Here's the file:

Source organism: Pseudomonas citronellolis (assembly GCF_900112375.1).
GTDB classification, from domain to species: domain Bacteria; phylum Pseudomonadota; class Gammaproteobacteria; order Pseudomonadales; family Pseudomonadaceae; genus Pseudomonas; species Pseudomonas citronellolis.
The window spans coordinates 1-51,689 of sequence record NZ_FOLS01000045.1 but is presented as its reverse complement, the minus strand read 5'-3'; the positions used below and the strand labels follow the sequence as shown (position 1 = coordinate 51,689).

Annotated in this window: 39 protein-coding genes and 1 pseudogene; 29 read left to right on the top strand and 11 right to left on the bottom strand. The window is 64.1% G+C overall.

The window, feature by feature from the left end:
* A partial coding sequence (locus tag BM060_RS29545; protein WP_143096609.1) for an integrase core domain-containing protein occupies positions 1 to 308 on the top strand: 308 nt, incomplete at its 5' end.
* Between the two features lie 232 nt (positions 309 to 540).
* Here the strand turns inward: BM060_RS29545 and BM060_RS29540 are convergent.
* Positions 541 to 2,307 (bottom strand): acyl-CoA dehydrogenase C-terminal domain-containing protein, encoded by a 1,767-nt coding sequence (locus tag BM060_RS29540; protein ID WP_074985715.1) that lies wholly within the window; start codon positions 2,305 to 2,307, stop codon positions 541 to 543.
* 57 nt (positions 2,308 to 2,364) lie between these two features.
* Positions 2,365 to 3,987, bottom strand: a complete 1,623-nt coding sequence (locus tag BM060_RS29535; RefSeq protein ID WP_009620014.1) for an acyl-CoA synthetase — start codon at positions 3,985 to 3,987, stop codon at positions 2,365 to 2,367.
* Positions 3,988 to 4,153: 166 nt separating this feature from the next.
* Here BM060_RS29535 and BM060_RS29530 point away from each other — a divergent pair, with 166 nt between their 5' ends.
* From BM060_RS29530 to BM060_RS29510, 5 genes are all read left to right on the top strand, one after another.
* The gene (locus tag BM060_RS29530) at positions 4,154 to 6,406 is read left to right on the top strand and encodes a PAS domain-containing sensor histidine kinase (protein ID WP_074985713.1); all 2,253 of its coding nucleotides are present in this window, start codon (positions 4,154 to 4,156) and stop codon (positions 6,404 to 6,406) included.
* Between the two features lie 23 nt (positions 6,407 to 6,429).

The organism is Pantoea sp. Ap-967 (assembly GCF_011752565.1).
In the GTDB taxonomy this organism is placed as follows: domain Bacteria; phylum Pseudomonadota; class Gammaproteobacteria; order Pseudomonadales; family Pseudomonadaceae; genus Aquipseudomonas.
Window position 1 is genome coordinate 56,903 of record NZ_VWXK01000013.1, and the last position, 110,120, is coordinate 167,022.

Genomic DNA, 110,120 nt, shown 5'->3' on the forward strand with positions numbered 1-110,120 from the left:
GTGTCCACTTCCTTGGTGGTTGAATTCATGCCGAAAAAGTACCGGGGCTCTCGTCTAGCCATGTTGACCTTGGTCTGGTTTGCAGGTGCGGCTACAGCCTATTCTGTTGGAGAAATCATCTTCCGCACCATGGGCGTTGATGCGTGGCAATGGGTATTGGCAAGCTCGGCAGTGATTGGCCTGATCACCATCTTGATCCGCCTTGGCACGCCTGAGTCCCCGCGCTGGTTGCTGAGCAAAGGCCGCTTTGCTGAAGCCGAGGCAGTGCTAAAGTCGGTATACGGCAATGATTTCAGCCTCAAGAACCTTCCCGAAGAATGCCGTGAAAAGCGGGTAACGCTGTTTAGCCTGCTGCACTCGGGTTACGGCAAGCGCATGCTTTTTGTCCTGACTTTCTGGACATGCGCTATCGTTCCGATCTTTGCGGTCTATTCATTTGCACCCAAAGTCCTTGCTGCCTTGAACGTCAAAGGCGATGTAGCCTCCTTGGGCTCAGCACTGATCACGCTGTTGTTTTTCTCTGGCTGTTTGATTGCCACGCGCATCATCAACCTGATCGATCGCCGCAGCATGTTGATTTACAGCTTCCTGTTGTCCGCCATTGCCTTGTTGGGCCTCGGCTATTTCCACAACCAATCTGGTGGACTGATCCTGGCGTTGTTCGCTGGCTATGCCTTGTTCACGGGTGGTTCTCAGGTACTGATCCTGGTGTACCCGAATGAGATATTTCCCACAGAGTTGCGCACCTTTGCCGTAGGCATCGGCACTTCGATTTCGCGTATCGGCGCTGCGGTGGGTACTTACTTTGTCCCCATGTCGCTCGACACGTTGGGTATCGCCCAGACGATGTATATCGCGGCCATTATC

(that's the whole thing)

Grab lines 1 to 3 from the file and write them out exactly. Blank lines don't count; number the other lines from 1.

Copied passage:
Source organism: Pseudomonas citronellolis (assembly GCF_900112375.1).
GTDB classification, from domain to species: domain Bacteria; phylum Pseudomonadota; class Gammaproteobacteria; order Pseudomonadales; family Pseudomonadaceae; genus Pseudomonas; species Pseudomonas citronellolis.
The window spans coordinates 1-51,689 of sequence record NZ_FOLS01000045.1 but is presented as its reverse complement, the minus strand read 5'-3'; the positions used below and the strand labels follow the sequence as shown (position 1 = coordinate 51,689).